May I congratulate my hon. Friend on his appointment? He has done extremely well.
Airlines such as Flybe, which is based at Exeter airport in my constituency, undertake a disproportionate amount of domestic flights. As my hon. Friend will be aware, domestic flights, unlike international ones, are currently hit twice by APD—at both take-off and landing. Treasury officials, of course, will tell a new Minister that any change is impossible and hide behind EU rules, but as we exit the EU, will my hon. Friend look at addressing that anomaly?
I am grateful to my right hon. Friend for his kind remarks. I pay tribute to my predecessor, my hon. Friend Andrew Jones, who was well regarded across the House.
As my right hon. Friend says, the Government are unable to exempt the return leg of a domestic flight. Of course, as we leave the European Union that could change, and the Treasury will keep the issue under consideration. We certainly recognise the economic significance of regional airports such as my right hon. Friend’s in Exeter. For that reason, we have kept short-haul rates frozen since 2012. In 2015, of course, we took the significant step of exempting children.
The Government’s own figures show that Newcastle airport will be most affected by any cuts to air passenger duty or air departure tax in Scotland. The continued uncertainty about this issue is also incredibly damaging. From his newly elevated position, will the Minister tell us what progress has been made on the issue? Is he in a position to confirm how English regional airports will be protected from the effects of any cuts?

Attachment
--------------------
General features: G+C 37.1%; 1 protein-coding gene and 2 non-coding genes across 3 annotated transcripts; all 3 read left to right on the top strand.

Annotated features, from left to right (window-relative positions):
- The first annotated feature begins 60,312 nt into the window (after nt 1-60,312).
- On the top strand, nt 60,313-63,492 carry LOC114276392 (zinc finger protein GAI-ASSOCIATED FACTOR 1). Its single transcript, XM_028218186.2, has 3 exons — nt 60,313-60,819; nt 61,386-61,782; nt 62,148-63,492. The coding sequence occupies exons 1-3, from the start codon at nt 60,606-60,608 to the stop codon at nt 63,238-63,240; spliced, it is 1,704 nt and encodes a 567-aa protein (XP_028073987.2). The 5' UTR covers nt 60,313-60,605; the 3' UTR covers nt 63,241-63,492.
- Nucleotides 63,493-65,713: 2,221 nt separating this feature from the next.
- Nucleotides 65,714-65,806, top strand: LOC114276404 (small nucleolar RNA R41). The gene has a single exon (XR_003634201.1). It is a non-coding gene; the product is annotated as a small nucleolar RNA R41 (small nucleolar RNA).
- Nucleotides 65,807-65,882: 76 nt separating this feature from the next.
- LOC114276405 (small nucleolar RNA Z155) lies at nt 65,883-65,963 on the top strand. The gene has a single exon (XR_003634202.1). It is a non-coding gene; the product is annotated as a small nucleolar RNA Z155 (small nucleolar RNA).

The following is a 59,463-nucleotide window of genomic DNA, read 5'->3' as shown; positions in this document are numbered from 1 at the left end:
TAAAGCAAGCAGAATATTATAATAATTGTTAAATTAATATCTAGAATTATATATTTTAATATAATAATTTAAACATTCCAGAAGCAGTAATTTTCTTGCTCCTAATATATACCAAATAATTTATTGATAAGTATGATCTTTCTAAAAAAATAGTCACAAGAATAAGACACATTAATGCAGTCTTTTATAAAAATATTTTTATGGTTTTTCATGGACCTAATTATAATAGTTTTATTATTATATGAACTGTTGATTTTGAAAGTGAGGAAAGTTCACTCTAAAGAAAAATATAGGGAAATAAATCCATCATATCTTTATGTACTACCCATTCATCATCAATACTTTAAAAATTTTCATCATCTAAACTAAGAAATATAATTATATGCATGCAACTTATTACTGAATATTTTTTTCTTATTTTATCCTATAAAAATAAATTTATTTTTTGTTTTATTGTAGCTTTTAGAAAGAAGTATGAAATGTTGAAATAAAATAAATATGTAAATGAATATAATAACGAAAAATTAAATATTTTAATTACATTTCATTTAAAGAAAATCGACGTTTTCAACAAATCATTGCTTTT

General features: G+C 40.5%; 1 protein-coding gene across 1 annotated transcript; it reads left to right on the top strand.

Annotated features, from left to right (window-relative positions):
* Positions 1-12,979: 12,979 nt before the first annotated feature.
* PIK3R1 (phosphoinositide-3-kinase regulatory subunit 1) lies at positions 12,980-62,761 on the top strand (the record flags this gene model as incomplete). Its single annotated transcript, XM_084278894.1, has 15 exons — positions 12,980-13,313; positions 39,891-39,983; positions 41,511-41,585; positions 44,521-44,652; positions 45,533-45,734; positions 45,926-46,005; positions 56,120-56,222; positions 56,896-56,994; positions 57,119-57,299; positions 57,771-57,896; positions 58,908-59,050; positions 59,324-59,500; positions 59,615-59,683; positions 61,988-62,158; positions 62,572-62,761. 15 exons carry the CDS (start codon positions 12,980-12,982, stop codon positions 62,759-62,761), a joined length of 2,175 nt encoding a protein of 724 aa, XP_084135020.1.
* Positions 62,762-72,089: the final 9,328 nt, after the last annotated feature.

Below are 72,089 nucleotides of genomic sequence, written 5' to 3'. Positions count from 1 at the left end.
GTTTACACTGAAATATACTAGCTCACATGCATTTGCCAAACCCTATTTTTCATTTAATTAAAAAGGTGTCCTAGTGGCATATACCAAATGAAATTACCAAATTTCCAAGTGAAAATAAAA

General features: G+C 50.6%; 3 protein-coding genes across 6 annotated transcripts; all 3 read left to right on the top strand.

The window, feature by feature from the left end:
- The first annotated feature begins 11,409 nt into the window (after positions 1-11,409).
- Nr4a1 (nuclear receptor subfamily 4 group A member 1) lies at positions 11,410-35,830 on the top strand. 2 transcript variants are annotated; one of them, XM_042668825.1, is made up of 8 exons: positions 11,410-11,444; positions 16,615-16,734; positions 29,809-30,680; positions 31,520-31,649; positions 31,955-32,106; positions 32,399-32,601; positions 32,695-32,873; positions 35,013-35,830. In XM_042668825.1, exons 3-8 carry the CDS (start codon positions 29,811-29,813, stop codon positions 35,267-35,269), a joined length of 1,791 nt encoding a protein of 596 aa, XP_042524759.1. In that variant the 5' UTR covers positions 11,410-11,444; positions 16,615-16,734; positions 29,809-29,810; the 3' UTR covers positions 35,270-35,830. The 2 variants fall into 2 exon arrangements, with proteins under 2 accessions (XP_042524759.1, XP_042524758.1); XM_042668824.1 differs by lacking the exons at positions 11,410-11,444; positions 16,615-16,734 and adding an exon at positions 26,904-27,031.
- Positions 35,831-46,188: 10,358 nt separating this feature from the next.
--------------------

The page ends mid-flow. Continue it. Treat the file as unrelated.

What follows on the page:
The hon. Lady is right to raise this issue, as Newcastle airport and others are very important to the economy of the north-east. As she heard during my response to the previous question, EU rules prevent us from changing the rules regarding the return leg of a domestic flight. We will keep the matter under consideration. We have, of course, taken other important steps, such as keeping the rates frozen and exempting children. It is worth saying that air passenger duty raises more than £3 billion a year, so it makes an important contribution to public services.
There would be substantial benefits from reducing or removing air passenger duty, including GDP growth, job creation, and an impact on trade, foreign direct investment and tourism. The duty particularly distorts trade between airports in Northern Ireland and the Irish Republic. There was a commitment in the Budget to have a review of air passenger duty. Will the Minister give us an update on where that review is?